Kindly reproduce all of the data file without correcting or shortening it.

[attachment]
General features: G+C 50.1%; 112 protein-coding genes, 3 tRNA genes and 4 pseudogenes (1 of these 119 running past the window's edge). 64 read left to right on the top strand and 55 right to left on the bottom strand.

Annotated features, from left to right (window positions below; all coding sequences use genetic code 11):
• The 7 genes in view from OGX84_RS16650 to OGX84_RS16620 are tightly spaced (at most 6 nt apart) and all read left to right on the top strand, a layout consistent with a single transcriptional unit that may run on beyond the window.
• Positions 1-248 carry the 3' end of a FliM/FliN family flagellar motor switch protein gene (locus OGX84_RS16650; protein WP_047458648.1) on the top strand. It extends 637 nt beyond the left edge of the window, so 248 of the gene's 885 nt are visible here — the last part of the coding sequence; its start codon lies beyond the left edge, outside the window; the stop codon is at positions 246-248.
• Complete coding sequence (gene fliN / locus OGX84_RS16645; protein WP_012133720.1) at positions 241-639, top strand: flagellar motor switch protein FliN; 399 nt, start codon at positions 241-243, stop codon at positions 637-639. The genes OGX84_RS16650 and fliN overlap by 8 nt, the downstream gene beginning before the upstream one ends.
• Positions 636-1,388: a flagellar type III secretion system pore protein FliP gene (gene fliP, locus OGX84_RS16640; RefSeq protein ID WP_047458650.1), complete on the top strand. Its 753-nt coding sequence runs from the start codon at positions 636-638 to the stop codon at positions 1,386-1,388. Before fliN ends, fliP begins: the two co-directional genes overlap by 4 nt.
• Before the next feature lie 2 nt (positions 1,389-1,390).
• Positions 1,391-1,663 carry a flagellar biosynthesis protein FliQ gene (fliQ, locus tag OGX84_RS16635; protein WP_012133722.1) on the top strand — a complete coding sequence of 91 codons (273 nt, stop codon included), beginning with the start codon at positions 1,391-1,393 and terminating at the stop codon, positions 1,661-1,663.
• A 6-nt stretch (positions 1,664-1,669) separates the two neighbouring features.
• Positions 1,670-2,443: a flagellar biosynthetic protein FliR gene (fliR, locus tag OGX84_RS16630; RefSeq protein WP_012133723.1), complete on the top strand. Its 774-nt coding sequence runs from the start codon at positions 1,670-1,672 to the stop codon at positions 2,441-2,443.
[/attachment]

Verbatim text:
General features: G+C 50.1%; 112 protein-coding genes, 3 tRNA genes and 4 pseudogenes (1 of these 119 running past the window's edge). 64 read left to right on the top strand and 55 right to left on the bottom strand.

Annotated features, from left to right (window positions below; all coding sequences use genetic code 11):
• The 7 genes in view from OGX84_RS16650 to OGX84_RS16620 are tightly spaced (at most 6 nt apart) and all read left to right on the top strand, a layout consistent with a single transcriptional unit that may run on beyond the window.
• Positions 1-248 carry the 3' end of a FliM/FliN family flagellar motor switch protein gene (locus OGX84_RS16650; protein WP_047458648.1) on the top strand. It extends 637 nt beyond the left edge of the window, so 248 of the gene's 885 nt are visible here — the last part of the coding sequence; its start codon lies beyond the left edge, outside the window; the stop codon is at positions 246-248.
• Complete coding sequence (gene fliN / locus OGX84_RS16645; protein WP_012133720.1) at positions 241-639, top strand: flagellar motor switch protein FliN; 399 nt, start codon at positions 241-243, stop codon at positions 637-639. The genes OGX84_RS16650 and fliN overlap by 8 nt, the downstream gene beginning before the upstream one ends.
• Positions 636-1,388: a flagellar type III secretion system pore protein FliP gene (gene fliP, locus OGX84_RS16640; RefSeq protein ID WP_047458650.1), complete on the top strand. Its 753-nt coding sequence runs from the start codon at positions 636-638 to the stop codon at positions 1,386-1,388. Before fliN ends, fliP begins: the two co-directional genes overlap by 4 nt.
• Before the next feature lie 2 nt (positions 1,389-1,390).
• Positions 1,391-1,663 carry a flagellar biosynthesis protein FliQ gene (fliQ, locus tag OGX84_RS16635; protein WP_012133722.1) on the top strand — a complete coding sequence of 91 codons (273 nt, stop codon included), beginning with the start codon at positions 1,391-1,393 and terminating at the stop codon, positions 1,661-1,663.
• A 6-nt stretch (positions 1,664-1,669) separates the two neighbouring features.
• Positions 1,670-2,443: a flagellar biosynthetic protein FliR gene (fliR, locus tag OGX84_RS16630; RefSeq protein WP_012133723.1), complete on the top strand. Its 774-nt coding sequence runs from the start codon at positions 1,670-1,672 to the stop codon at positions 2,441-2,443.